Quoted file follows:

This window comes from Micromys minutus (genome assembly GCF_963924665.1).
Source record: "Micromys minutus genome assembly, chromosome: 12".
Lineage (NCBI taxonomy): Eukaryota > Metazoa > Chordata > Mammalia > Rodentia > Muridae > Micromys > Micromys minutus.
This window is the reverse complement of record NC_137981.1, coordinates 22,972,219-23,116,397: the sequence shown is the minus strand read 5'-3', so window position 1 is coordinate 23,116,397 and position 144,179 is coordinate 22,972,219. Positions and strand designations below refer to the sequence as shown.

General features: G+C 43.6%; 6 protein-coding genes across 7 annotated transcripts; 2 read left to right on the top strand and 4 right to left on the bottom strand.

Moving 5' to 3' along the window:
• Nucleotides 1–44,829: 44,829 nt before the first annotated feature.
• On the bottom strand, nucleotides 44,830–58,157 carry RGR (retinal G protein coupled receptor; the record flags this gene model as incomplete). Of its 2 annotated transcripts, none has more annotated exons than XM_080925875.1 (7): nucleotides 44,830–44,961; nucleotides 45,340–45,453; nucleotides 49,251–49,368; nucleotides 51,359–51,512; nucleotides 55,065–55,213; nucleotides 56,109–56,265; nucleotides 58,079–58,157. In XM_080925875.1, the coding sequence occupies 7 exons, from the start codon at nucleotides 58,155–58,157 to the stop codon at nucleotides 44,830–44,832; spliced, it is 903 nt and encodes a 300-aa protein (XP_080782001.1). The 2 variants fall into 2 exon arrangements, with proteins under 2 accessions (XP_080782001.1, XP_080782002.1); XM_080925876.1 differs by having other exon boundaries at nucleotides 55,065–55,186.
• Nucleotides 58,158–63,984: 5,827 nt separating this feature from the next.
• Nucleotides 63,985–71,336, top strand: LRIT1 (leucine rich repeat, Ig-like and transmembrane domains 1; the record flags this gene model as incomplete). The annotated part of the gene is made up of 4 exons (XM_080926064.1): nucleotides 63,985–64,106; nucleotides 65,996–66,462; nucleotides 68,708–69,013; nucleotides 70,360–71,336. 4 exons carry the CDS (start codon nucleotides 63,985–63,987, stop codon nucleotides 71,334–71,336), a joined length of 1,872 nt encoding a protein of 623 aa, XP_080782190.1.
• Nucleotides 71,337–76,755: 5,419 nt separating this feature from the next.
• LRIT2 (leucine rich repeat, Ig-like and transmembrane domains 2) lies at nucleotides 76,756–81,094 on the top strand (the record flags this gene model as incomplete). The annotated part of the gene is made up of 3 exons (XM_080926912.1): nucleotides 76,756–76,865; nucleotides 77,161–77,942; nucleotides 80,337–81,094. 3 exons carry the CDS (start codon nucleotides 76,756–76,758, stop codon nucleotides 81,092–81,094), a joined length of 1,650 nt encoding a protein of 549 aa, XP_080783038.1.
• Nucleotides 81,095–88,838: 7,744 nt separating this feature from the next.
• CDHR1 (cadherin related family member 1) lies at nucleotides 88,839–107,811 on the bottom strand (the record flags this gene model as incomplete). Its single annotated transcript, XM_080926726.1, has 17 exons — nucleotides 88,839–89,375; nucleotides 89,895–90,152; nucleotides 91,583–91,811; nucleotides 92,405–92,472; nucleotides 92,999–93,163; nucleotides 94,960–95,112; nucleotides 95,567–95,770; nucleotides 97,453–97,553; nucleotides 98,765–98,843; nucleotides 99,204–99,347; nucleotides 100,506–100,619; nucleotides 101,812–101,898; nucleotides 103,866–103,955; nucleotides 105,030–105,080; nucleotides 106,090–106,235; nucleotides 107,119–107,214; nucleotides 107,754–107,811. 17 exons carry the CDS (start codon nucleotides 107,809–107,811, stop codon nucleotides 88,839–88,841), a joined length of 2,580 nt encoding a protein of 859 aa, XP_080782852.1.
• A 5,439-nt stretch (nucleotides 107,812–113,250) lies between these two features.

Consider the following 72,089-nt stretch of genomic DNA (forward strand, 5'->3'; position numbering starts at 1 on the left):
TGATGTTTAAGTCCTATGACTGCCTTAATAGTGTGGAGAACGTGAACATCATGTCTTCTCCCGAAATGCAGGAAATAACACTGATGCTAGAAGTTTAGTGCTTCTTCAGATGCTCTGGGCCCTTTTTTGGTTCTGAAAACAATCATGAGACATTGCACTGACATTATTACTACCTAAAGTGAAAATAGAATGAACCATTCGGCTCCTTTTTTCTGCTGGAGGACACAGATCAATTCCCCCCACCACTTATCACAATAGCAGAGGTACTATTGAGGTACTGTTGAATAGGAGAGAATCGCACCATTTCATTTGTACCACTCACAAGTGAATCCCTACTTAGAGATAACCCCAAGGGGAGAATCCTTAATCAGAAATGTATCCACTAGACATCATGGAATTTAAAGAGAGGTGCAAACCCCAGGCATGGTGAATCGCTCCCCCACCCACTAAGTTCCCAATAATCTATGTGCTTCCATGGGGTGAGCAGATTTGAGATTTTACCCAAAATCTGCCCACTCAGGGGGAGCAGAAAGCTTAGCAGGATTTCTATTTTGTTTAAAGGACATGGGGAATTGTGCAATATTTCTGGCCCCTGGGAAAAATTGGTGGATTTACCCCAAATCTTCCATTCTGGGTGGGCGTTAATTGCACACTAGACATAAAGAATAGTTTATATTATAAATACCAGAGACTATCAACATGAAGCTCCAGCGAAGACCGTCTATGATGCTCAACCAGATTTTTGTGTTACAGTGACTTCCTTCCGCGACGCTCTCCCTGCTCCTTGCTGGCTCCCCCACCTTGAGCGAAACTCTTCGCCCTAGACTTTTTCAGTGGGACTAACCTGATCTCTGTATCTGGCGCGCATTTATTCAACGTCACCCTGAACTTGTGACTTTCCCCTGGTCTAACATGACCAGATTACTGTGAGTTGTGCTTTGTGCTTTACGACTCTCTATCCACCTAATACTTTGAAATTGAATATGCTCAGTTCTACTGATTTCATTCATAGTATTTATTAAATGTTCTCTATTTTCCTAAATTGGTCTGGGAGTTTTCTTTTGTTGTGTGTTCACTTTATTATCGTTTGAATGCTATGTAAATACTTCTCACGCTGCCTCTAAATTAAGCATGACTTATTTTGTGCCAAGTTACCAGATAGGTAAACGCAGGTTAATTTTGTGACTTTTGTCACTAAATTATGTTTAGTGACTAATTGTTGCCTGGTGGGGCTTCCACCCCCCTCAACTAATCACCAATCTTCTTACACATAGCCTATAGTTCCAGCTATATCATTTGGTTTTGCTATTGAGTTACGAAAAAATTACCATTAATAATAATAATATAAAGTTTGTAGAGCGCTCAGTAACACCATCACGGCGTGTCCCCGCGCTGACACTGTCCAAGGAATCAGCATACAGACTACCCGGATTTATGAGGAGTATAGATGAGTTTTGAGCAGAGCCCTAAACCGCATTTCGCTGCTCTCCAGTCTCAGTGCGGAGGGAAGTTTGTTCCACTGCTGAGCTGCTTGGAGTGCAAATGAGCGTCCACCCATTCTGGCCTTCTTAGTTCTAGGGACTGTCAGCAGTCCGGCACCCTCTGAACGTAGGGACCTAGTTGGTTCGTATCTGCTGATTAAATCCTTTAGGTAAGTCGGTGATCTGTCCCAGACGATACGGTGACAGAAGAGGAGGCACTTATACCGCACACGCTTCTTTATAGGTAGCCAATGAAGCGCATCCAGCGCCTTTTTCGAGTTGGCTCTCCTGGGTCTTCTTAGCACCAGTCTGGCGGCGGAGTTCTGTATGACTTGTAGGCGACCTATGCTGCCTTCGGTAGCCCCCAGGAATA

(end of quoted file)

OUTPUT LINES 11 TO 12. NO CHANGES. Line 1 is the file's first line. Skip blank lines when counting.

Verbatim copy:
• Nucleotides 71,337–76,755: 5,419 nt separating this feature from the next.
• LRIT2 (leucine rich repeat, Ig-like and transmembrane domains 2) lies at nucleotides 76,756–81,094 on the top strand (the record flags this gene model as incomplete). The annotated part of the gene is made up of 3 exons (XM_080926912.1): nucleotides 76,756–76,865; nucleotides 77,161–77,942; nucleotides 80,337–81,094. 3 exons carry the CDS (start codon nucleotides 76,756–76,758, stop codon nucleotides 81,092–81,094), a joined length of 1,650 nt encoding a protein of 549 aa, XP_080783038.1.